power towers and power lines

Reading time: 10 min

Electricity is a type of energy that consists of the movement of electrons between two points when there is a potential difference between them, making it possible to generate what is known as an electric current.   

Let’s see a practical example to understand it better. What happens when we turn on the light switch? The electrical circuit is closed, connecting the first point to the second. The electrons start to move through the metallic copper wire (the conductive element), and we immediately have light. The circulation of electrons through the conductor wire is transformed into electric light.

As we will see below, electricity is practically essential in our day-to-day lives thanks to its amazing versatility and high level of convenience: 

How is electricity generated?

What is the origin of the electricity we use in our daily lives? While it is true that electricity is present in nature, for example, as lightning and thunderstorms, the reality is that this type of energy is difficult to store. As a result, we need power plants that are constantly producing the electricity we use.

renewable electricity generation

Depending on the type of energy sources used to produce electricity, we can classify electricity generation into two major groups:

Renewable electricity generation

Renewable energy comes from a natural source such as wind power, water power, or the heat of the sun. They are therefore inexhaustible sources of energy and are more environmentally friendly. Some examples of renewable sources are:

  • Wind energy: Wind farms, utilizing wind turbines, use air currents to transform the kinetic energy of the wind into electricity. It's an inexhaustible source but somewhat unstable as it is subject to atmospheric conditions. 
  • Photovoltaic solar energy: It's obtained when sunlight hits solar panels, producing electrons which, when they move, create a flow of electricity. At present, solar panels are intelligent and can change their own orientation and inclination, following the sun’s trajectory at all times for greater efficiency. Although more stable than wind power, it is also subject to environmental conditions.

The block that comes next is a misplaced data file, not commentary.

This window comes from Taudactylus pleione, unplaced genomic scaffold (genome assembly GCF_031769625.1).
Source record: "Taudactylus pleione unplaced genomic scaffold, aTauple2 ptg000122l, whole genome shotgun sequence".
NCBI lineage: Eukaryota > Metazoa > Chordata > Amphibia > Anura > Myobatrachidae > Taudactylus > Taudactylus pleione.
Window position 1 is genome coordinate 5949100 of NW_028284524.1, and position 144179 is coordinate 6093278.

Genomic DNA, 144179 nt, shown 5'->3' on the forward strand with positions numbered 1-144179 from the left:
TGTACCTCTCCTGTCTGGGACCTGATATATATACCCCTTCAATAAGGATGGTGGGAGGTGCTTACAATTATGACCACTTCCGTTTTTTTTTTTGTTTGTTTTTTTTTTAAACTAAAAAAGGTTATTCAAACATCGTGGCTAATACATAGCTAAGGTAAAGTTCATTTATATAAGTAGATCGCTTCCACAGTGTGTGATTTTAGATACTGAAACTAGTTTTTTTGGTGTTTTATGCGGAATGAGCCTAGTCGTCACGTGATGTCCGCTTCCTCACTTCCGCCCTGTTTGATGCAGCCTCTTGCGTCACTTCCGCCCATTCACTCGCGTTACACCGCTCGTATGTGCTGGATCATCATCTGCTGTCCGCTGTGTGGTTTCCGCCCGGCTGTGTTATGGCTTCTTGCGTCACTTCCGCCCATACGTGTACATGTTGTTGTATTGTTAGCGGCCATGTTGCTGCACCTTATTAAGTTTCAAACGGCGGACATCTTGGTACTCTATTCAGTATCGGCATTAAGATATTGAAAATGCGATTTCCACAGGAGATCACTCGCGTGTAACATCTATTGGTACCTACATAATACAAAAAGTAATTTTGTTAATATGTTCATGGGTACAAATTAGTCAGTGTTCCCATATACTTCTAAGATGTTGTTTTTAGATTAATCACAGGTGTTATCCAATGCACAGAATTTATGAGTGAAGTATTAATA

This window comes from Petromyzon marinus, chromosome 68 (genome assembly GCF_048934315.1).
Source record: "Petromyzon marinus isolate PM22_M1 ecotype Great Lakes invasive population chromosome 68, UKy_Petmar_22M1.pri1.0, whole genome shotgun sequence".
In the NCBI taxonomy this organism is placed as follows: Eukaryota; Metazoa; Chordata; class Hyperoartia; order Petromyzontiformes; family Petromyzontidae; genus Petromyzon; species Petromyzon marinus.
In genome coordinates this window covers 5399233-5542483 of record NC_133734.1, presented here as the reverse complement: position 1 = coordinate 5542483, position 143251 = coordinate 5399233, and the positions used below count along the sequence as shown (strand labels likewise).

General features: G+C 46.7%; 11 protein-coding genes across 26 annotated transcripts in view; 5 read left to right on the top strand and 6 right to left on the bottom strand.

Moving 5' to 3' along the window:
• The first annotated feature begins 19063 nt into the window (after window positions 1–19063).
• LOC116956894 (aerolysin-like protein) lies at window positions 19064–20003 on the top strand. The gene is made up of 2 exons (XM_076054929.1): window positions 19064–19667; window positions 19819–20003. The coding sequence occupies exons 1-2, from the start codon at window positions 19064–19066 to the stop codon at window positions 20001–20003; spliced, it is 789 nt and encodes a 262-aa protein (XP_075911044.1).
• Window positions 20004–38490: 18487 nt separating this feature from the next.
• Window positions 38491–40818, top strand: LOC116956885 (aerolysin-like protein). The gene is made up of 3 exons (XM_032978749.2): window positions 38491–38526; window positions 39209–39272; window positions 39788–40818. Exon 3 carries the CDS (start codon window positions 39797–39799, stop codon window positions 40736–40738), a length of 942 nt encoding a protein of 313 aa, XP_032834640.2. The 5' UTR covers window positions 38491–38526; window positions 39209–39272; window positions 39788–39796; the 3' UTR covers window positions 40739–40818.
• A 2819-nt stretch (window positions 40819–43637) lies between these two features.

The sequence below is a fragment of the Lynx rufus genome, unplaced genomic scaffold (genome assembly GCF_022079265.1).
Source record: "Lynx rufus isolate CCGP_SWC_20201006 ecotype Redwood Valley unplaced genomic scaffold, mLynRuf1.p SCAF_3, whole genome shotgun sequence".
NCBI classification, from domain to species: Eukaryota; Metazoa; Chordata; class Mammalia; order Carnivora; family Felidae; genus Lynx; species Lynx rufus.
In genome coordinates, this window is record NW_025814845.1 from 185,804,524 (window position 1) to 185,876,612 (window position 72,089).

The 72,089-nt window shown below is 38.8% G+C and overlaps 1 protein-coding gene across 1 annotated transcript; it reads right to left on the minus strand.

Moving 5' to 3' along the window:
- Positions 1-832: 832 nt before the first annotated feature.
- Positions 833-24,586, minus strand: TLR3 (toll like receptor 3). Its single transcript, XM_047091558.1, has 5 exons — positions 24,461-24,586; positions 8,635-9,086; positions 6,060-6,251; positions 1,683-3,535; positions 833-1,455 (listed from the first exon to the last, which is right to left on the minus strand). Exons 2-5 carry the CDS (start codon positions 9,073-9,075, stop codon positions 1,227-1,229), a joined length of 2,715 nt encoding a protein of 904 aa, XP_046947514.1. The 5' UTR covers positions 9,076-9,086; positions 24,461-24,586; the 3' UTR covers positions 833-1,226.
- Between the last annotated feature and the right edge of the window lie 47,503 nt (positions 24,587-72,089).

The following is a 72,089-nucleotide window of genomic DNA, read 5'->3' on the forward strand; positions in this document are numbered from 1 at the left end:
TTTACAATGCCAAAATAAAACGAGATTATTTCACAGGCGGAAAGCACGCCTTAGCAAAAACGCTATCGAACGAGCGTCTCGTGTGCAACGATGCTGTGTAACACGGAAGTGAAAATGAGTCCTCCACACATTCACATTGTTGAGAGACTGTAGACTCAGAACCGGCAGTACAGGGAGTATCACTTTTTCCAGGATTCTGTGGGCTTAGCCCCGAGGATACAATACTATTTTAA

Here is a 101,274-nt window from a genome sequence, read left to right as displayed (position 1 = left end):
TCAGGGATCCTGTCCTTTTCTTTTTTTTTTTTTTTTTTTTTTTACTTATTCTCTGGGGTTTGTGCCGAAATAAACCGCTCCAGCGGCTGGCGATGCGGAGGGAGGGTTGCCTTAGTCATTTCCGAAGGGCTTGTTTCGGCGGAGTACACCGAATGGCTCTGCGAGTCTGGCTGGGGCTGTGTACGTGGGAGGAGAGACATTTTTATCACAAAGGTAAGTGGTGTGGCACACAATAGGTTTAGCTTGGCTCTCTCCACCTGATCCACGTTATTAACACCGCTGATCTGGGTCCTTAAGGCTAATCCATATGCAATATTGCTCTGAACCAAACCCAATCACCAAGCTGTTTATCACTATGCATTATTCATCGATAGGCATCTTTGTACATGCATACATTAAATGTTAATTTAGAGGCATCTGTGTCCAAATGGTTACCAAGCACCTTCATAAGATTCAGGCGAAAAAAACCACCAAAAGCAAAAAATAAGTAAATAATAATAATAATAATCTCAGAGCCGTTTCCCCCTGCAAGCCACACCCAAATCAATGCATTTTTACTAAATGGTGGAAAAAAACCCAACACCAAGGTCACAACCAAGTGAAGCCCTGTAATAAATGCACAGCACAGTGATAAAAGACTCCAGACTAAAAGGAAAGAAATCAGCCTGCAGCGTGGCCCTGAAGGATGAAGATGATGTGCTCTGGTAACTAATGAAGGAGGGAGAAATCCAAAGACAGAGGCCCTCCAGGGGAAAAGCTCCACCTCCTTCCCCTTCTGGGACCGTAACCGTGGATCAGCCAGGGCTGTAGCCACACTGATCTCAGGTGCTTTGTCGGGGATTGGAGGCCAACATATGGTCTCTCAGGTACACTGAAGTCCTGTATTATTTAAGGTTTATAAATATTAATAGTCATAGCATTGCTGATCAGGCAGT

• Hydropower: This energy is a traditional and sustainable practice, which is why it continues to be one of the most demanded renewable sources. However, it requires more infrastructure than the previous cases since it involves the construction of dams or dykes. By using a system of hydraulic turbines, the force of moving water is harnessed to produce electricity.

Non-renewable electricity generation:

By contrast, non-renewable energy sources use limited natural resources to generate electricity. In addition, they are generally not as accessible as they are only found in certain parts of the planet. Depending on how they are extracted, they can be classified into two different groups:

  • Energy from fossil fuels: This energy is generated from burning fossil fuels such as oil, coal, and natural gas. Although the trend is for us to depend less and less on them to advance in decarbonization, the reality is that they still play an important role in the energy mix, particularly when it comes to natural gas due to its lower carbon emissions.  
  • Energy from nuclear fuels: Uranium is the most common nuclear fuel and can be found in nature in three different isotopes. The nuclear fission process is the most widely used and best known for producing nuclear energy. Due to the reactions triggered in this process, an enormous amount of energy can be released. However, it has the disadvantage of producing radioactive nuclear waste after the process. 

Repsol and electricity

a light bulb with a sunset in the background

Strengthening our activity as a multi-energy supplier

With the 2020 strategic update, we are anticipating major trends such as the increase in electricity demand and the key role of natural gas in the energy transition. 

That's why incorporating electricity and gas supply into our commercial offering is a fundamental step in fulfilling our roadmap.